# $D_8$ as a derived subgroup

Every undergraduate student knows that there are (exactly) two non-abelian groups of order 8: Dihedral ($D_8$) and Quaternion ($Q_8$). The group $Q_8$ has many interesting properties; simple of them are: it has unique element of order $2$, all subgroups are normal, etc. A property, which is strange and not obvious, the group $Q_8$ has, is that there is no group $G$ such that $G/Z(G)$ is isomorphic to $Q_8$. On the other hand, $D_8$ has no such property; there are (infinitely many) groups $G$ such that $G/Z(G)$ is isomorphic to $D_8$; example - $D_{16}$.

The question, I would like to ask, is related to a property of $D_8$, which is not shared by $Q_8$. There are (infinitely many) groups whose derived subgroup is $Q_8$; example- $SL_2(3)$. For groups $G$ of order <100, one can check on GAP that $D_8$ is not a derived subgroup of any group. The natural question is then:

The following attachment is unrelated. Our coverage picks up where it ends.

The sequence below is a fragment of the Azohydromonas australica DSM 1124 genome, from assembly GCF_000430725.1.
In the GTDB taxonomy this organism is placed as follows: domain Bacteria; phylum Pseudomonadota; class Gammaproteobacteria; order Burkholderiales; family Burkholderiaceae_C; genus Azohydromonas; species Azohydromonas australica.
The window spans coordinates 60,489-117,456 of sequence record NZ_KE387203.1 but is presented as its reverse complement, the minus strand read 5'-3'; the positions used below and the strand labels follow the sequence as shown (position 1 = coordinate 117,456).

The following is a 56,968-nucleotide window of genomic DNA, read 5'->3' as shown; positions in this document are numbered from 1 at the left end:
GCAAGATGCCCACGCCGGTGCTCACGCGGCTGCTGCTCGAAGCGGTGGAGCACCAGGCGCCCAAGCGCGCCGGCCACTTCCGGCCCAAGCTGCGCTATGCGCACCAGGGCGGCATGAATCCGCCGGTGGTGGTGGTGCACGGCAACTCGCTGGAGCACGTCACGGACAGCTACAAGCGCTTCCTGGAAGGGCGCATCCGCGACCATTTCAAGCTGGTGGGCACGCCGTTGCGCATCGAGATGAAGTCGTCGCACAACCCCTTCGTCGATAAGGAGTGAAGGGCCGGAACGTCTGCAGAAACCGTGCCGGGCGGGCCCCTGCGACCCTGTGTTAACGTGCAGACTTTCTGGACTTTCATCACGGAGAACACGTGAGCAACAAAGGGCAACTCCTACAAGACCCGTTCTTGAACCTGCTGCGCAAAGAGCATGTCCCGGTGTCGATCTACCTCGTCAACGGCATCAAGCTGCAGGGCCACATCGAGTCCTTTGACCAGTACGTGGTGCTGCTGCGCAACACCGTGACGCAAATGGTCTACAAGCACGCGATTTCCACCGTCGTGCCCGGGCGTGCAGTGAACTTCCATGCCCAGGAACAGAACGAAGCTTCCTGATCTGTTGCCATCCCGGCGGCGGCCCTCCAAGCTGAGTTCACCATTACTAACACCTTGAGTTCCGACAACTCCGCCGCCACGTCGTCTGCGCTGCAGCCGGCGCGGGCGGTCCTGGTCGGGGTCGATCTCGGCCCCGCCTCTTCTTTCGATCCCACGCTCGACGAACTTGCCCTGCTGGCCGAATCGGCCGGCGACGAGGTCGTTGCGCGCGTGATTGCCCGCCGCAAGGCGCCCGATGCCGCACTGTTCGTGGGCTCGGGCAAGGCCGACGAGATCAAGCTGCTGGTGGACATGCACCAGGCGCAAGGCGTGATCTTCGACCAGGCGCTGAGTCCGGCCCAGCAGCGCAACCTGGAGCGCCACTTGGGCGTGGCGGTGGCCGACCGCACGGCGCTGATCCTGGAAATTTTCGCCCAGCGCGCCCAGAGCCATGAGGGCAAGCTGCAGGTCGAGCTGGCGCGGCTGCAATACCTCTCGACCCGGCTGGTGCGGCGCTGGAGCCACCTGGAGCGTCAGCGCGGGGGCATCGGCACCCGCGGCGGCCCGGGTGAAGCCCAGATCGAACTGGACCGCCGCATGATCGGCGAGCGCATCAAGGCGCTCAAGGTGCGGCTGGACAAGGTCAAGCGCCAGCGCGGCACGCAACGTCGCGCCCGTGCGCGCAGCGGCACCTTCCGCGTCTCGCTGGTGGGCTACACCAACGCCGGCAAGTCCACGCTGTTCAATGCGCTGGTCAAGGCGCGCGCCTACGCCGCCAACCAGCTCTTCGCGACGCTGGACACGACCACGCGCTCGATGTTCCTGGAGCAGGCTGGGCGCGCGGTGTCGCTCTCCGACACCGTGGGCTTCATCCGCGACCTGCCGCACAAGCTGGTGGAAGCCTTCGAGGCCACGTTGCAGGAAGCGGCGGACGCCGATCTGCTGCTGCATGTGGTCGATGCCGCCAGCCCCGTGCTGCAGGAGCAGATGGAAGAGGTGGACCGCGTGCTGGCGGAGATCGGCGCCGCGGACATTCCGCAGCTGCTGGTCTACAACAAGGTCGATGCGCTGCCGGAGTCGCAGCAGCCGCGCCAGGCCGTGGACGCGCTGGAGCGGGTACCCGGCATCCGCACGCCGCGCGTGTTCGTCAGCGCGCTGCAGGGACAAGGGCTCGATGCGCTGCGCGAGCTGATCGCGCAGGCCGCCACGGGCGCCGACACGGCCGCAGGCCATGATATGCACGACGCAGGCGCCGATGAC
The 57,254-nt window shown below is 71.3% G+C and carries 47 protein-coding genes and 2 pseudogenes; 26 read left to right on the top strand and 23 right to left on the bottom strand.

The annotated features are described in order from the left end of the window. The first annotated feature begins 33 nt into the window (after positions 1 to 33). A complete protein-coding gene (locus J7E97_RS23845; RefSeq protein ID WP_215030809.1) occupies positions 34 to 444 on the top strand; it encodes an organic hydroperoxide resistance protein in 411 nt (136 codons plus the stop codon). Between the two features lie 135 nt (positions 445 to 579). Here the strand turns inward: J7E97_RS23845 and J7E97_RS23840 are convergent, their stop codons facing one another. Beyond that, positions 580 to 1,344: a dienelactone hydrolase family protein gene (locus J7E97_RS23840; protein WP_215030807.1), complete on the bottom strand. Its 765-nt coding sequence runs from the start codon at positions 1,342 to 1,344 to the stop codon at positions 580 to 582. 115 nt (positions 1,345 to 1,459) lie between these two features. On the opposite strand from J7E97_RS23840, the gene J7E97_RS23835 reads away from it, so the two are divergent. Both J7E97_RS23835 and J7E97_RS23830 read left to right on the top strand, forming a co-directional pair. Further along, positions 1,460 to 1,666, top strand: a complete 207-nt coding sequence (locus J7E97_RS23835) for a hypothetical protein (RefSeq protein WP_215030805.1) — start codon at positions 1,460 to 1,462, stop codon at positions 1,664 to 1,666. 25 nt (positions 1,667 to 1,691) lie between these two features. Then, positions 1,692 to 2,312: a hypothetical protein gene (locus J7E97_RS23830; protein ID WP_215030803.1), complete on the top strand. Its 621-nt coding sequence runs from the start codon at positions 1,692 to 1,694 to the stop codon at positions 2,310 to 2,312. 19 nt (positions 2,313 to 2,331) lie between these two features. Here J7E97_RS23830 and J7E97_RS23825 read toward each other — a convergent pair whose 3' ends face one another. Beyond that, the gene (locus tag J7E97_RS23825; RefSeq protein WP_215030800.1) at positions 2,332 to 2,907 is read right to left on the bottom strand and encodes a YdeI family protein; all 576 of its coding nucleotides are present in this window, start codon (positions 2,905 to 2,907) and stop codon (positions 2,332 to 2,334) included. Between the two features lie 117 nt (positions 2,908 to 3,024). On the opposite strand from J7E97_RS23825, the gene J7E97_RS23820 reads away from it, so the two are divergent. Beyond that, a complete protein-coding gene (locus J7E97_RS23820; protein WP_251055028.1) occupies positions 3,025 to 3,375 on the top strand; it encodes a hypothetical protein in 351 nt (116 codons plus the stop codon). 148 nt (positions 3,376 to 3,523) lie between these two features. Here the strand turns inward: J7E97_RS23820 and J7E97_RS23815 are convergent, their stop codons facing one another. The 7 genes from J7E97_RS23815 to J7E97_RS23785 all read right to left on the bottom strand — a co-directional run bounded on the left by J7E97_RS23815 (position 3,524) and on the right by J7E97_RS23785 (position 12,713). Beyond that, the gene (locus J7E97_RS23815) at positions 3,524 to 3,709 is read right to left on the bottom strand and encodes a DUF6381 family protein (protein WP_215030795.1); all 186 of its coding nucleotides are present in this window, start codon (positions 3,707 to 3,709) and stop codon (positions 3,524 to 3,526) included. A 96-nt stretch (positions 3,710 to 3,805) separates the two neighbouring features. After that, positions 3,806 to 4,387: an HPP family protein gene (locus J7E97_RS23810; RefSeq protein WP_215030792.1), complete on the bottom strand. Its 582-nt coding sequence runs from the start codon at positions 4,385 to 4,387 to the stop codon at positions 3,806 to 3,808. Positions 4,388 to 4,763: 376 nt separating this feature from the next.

Question 1: Does there exist a finite/infinite group whose derived subgroup is equal to $D_8$?

Question 2: Does there exist a finite/infinite group whose derived subgroup is equal to (general) dihedral group $D_{2n}$ of order $2n$ ($n>2$)?

• May 7, 2013 at 8:10

Suppose that $G$ is a group with a dihedral commutator subgroup $G^\prime=D_{2n}$ for $n\geq 3$. The subgroup $R$ of rotations is characteristic in $G^\prime$, and therefore normal in $G$, so $G$ acts on $R$ by automorphisms. Since $R$ is cyclic, its automorphism group is abelian, and thus the kernel of this action must contain $G^\prime$. In particular, $G^\prime$ centralizes $R$, so $R\leqslant Z(G^\prime)$. But we know that rotations are not centralized by reflections in dihedral groups, so this can't be true.